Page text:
A leaked draft of Trump’s executive order on immigration reveals plans to “Expedite the completion of a biometric entry-exit tracking system for all visitors to the U.S. and require in-person interviews for all individuals seeking a nonimmigrant visa.”
This, of course, brings to mind dystopian science fiction stories in which populations are closely monitored by the government under the guise of “safety.” Things are getting really bad. Really fast.
Other highlights include:
- Block refugee admissions from the war-torn country of Syria indefinitely.
- Suspend refugee admissions from all countries for 120 days. After that period, the U.S. will only accept refugees from countries jointly approved by the Department of Homeland Security, the State Department and the Director of National Intelligence.
- Cap total refugee admissions for fiscal year 2017 at 50,000 ― less than half of the 110,000 proposed by the Obama administration.
- Ban for 30 days all “immigrant and nonimmigrant” entry of individuals from countries designated in Division O, Title II, Section 203 of the 2016 consolidated appropriations act: Iraq, Syria, Iran, Sudan, Libya, Somalia, and Yemen. These countries were targeted last year in restrictions on dual nationals’ and recent travelers’ participation in the visa waiver program.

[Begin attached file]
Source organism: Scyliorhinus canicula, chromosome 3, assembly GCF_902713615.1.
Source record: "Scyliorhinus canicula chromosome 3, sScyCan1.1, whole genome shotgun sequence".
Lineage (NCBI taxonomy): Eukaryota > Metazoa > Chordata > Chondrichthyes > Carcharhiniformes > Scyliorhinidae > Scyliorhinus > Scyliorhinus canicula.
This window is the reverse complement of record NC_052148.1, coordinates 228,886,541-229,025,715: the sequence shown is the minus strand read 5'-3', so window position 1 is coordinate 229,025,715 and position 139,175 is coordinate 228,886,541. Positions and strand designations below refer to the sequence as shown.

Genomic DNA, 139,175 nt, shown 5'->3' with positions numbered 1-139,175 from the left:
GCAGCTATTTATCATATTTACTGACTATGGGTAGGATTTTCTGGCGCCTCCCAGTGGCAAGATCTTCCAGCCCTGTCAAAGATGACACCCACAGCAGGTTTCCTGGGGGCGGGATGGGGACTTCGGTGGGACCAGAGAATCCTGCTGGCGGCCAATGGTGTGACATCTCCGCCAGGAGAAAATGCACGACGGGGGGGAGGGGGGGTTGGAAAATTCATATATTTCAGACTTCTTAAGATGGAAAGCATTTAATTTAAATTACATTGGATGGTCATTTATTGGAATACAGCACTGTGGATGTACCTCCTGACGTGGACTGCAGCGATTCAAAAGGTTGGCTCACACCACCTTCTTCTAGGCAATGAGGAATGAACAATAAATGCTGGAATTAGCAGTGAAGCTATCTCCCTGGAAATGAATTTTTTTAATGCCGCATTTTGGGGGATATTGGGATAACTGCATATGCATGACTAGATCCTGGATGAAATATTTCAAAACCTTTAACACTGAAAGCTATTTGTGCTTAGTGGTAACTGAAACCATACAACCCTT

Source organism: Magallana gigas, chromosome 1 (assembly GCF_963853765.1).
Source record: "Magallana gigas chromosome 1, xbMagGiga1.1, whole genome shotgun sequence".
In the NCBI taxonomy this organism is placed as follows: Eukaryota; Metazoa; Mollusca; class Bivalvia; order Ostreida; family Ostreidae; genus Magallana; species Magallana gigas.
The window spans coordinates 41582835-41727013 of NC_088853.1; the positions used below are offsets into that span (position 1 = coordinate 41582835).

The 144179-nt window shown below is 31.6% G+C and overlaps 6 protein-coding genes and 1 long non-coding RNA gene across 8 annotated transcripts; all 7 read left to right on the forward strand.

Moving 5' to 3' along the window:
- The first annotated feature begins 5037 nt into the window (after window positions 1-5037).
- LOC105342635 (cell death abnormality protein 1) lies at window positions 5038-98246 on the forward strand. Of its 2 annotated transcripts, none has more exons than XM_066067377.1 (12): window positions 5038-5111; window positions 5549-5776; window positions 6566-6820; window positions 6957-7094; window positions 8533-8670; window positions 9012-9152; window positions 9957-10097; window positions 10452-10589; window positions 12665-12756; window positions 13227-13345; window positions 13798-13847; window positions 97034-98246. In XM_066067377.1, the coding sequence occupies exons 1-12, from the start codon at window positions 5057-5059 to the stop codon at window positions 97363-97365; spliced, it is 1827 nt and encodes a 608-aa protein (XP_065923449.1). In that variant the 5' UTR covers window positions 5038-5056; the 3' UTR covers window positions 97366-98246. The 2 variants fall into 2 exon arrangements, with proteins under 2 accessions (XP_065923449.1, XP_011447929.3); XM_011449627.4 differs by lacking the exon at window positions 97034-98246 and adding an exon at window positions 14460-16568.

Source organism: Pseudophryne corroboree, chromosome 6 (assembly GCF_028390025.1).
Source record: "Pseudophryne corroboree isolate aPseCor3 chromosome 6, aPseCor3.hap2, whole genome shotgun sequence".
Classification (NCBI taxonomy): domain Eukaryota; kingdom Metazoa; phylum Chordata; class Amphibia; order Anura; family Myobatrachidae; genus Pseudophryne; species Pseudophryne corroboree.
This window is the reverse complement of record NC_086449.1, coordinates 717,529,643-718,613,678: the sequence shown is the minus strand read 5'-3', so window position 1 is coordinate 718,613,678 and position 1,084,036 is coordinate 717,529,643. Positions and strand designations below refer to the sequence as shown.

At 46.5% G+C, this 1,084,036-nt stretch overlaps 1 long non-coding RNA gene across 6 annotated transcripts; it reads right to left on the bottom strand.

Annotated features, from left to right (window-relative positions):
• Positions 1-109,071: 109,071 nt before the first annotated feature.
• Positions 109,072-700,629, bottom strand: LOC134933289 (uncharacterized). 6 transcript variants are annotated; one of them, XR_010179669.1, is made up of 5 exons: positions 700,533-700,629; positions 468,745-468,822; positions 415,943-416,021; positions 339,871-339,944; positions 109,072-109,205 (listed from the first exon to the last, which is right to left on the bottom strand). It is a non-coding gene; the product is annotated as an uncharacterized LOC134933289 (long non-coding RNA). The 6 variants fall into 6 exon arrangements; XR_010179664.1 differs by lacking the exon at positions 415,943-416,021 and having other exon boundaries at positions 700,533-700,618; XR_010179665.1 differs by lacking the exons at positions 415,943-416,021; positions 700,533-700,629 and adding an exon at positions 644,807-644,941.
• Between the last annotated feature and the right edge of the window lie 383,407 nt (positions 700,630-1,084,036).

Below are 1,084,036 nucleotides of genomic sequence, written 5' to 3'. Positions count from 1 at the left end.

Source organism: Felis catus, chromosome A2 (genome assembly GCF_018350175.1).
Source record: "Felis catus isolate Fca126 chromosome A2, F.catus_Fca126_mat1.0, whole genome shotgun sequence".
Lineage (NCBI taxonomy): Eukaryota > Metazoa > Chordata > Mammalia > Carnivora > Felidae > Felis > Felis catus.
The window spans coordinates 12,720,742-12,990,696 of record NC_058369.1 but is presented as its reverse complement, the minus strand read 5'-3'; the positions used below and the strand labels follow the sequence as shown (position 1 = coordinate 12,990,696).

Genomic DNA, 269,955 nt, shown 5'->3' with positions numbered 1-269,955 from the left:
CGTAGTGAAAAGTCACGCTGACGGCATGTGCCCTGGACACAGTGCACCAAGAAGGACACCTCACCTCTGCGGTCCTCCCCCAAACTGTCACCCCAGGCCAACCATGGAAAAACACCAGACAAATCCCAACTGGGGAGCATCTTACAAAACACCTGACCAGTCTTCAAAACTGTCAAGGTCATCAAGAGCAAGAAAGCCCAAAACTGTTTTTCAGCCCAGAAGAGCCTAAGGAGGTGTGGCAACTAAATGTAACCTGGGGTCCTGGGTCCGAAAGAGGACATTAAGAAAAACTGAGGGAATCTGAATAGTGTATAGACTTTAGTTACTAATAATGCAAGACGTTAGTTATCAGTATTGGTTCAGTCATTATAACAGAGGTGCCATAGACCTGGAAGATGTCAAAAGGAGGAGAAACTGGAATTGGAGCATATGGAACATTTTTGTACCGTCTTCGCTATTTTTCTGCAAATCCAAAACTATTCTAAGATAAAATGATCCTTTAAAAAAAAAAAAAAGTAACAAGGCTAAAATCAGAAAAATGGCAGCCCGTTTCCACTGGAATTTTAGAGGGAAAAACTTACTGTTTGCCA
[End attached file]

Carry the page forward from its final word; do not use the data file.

- Suspend visa issuance to countries of “particular concern.” After 60 days, DHS, the State Department and DNI are instructed to draft a list of countries that don’t comply with requests for information. Foreign nationals from those countries will be banned from entering the U.S.
The Huffington Post Notes:
The draft order, which is expected to be signed later this week, details the Trump administration’s plans to “collect and make publicly available within 180 days … information regarding the number of foreign-born individuals in the United States who have been radicalized after entry into the United States and engaged in terrorism-related acts.” It also describes plans to collect information about “gender-based violence against women or honor killings” by foreign-born individuals in the U.S.The language is unclear as to whether the names of these individuals, which could include American citizens, would be made public, nor does the document define “radicalized” or “terrorism-related acts,” leaving open the potential to sweep vast numbers of people onto the list. The move is reminiscent of the expansive enemies lists created by former FBI Director J. Edgar Hoover last century.